Religious Women in Medieval Time
The Middle Ages did not offer women many options of lifestyles. During these times women could either be virgin martyrs and sacrifice themselves in religious rituals, or become wives and mother. None of these options offered women a real chance to live, to create, to enjoy. New options emerged, these options allowed them not only to live free of male dominance, but also to be educated and to use their creativity in areas like music, theater, science, and philosophy. These options were monastic life, mysticism and life among the Beguines. Among the women who opted one of these ways of life, were: Hrotswitha, Hildegard and Teresa of Avila, whose work was among the most famous and recognized in the Middle Ages.
Monasteries and convents in the Middle Age were like a ray of light in the dark for women in the Middle Ages. Women who found their future in a nunnery, either by their own choosing or otherwise, had the opportunity to be educated and in many occasions to develop their creativity without the pressure of a male figure. This freedom that nuns enjoyed allowed them to work and use their creativity in many different ways. In the monasteries besides getting educated, women also had the option to be trained as illuminators. Since in these time the production and storage of sacred books and secular classics was confined to monasteries and convents, women got a chance to use their training as painters in the production of these sacred books.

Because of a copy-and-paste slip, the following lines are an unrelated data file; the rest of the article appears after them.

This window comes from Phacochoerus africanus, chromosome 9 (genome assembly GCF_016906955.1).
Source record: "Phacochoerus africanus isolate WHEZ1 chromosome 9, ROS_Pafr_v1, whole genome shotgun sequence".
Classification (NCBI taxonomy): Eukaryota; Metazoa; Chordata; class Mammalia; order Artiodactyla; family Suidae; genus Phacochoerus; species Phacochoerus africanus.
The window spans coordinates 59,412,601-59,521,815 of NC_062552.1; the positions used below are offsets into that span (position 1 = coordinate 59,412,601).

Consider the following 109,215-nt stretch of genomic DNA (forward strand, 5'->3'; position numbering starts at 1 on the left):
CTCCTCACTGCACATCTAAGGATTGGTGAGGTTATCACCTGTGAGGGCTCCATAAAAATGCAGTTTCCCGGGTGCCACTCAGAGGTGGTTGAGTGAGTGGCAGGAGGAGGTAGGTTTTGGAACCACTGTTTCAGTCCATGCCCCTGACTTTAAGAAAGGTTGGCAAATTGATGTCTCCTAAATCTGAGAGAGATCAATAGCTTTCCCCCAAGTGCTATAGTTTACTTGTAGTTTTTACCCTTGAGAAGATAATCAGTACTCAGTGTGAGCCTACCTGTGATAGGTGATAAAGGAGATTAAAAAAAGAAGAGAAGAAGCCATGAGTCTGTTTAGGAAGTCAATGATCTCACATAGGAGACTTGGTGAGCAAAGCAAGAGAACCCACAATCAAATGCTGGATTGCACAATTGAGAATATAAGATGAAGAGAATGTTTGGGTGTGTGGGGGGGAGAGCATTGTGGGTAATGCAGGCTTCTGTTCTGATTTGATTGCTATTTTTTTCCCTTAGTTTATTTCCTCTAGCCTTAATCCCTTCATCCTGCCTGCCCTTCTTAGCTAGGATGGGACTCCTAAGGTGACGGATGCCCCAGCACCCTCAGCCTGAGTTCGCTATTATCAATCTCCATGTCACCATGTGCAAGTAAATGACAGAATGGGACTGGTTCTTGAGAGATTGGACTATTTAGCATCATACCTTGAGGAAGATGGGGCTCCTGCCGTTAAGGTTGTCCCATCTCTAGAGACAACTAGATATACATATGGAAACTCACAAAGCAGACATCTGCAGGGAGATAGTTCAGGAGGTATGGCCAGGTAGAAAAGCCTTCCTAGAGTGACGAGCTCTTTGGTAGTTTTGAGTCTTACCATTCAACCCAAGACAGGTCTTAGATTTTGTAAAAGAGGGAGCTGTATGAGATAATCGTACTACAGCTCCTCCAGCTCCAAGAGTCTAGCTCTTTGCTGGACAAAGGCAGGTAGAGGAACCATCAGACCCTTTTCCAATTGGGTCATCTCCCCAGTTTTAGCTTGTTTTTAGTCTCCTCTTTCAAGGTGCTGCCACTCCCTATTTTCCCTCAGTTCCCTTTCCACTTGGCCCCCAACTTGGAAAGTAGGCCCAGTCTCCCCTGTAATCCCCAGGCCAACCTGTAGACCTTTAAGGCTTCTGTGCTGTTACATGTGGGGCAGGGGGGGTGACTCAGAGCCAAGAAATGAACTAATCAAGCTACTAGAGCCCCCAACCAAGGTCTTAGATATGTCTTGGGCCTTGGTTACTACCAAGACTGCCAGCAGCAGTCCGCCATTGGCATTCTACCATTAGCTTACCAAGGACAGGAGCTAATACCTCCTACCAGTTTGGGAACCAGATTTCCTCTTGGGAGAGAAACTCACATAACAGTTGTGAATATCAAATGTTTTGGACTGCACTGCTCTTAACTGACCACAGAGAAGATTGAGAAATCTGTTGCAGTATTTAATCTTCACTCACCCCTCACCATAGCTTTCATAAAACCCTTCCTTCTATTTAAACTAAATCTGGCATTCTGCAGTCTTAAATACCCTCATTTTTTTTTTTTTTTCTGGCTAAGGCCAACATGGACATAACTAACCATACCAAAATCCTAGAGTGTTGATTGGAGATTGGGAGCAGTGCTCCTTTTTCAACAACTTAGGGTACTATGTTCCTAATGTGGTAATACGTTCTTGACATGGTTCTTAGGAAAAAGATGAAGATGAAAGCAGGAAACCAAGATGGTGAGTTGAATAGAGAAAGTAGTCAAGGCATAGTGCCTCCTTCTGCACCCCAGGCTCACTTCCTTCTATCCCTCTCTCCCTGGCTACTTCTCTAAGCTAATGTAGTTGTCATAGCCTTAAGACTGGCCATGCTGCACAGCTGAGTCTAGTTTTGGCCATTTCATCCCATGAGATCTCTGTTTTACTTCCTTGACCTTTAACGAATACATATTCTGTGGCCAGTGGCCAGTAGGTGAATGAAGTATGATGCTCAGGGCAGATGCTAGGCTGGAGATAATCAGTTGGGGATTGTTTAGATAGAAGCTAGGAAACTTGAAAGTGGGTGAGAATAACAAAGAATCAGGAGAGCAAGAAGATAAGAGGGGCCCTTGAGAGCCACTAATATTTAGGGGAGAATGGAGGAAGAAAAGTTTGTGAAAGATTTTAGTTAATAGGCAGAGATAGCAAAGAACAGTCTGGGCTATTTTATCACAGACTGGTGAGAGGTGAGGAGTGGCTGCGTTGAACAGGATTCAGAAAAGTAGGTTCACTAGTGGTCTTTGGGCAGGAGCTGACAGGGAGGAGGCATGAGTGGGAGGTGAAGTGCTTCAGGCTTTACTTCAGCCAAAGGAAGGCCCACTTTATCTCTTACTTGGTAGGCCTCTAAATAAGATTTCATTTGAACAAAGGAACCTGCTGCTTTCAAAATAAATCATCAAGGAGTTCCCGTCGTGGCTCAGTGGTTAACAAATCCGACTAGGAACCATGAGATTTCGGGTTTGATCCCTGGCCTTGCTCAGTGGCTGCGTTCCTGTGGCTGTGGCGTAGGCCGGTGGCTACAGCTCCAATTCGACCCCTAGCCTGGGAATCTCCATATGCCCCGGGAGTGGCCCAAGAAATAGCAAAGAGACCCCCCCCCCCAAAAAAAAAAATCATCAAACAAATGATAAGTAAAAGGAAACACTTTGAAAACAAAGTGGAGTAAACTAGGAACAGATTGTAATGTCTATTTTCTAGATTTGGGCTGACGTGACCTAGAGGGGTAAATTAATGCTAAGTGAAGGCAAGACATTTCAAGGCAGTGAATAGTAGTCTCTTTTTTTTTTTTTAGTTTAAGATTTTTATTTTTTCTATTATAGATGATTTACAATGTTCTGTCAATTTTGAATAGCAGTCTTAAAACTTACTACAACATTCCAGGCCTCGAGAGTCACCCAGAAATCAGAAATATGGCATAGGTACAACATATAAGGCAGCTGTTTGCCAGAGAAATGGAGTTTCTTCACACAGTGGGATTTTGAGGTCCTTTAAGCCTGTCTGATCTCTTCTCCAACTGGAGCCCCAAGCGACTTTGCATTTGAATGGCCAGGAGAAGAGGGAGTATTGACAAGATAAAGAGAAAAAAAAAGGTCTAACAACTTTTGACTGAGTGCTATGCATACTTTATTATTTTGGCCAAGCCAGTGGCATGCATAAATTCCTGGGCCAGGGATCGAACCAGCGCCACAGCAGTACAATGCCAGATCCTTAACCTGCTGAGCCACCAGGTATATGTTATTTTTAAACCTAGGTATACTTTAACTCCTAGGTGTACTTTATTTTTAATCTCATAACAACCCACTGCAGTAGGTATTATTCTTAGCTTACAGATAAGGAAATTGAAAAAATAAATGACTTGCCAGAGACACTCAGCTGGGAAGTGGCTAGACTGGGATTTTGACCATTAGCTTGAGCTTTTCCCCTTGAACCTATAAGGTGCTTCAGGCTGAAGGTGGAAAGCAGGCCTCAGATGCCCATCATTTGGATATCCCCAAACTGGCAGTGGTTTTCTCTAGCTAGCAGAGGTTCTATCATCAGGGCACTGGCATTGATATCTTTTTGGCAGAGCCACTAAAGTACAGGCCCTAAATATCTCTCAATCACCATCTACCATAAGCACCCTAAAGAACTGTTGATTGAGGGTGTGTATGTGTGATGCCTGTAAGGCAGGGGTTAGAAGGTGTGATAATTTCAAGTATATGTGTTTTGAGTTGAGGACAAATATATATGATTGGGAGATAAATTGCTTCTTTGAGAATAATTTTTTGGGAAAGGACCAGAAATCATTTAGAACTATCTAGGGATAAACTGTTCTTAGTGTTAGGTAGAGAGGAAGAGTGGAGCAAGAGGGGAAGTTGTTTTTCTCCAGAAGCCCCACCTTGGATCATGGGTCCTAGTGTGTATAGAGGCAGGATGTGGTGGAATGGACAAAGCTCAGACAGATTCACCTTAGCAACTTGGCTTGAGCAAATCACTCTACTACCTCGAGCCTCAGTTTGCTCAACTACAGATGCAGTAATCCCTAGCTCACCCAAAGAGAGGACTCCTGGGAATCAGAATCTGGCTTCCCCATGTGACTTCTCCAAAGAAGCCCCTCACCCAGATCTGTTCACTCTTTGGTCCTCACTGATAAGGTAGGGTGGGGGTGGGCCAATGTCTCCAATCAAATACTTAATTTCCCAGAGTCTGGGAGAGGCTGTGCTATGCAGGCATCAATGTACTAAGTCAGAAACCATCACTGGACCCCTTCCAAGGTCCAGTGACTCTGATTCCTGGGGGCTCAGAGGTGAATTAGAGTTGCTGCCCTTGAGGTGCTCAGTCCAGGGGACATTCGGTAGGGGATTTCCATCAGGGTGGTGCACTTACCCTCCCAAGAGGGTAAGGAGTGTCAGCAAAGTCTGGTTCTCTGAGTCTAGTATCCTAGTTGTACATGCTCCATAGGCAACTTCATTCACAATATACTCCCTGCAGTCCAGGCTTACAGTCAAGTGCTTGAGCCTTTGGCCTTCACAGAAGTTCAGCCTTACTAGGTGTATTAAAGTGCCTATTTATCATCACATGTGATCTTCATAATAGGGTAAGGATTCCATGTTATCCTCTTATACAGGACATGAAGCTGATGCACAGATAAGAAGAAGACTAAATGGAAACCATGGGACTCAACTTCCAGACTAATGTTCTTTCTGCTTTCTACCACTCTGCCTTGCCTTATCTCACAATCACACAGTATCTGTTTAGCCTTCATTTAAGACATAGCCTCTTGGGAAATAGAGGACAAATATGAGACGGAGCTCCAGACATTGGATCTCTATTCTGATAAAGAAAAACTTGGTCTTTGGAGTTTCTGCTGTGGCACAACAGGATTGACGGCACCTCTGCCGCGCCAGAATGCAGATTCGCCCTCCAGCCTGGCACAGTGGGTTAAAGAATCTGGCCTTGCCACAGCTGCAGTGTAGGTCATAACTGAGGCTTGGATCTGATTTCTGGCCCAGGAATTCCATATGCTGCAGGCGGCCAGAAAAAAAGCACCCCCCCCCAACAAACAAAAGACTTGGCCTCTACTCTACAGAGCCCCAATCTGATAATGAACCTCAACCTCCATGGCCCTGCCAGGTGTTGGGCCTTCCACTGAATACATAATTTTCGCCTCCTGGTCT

The production of sacred books, allowed women of this time more than one choice at the kind of creative work they wanted to do. One of these options was to work as an illuminator. There are many illuminations from these times, but none of them could be firmly attributed to a specific woman painter until we got to the Gerona Apocalypse, the first manuscript attributed to a female artist of this time. In this manuscript, a series of fine illustrations representing the Apocalypse (compiled by Beatus). Another option for these women was to become Rubricators. The women who chose this kind of work where in charge of the design of the first letters of the paragraph, each of which was a work of art on it own. Many of the women who created this letter took credit of their work by including either their names, picture and sometimes both as part of the design of the letters (Guda, Claricia).
In addition to the work women did in sacred books, they also used their creativity in writing. Hrotswitha is one of the most notable writers from this period, in fact she was the first women playwright. These plays were read or performed by other nuns in the convent, which also allowed then the opportunity to develop their creativity while acting. Music was another field in which women did great creative work. They composed music which was then sing by other nuns, usually in ritual ceremonies (Hildegard). Another area women extended their work to was teaching, as...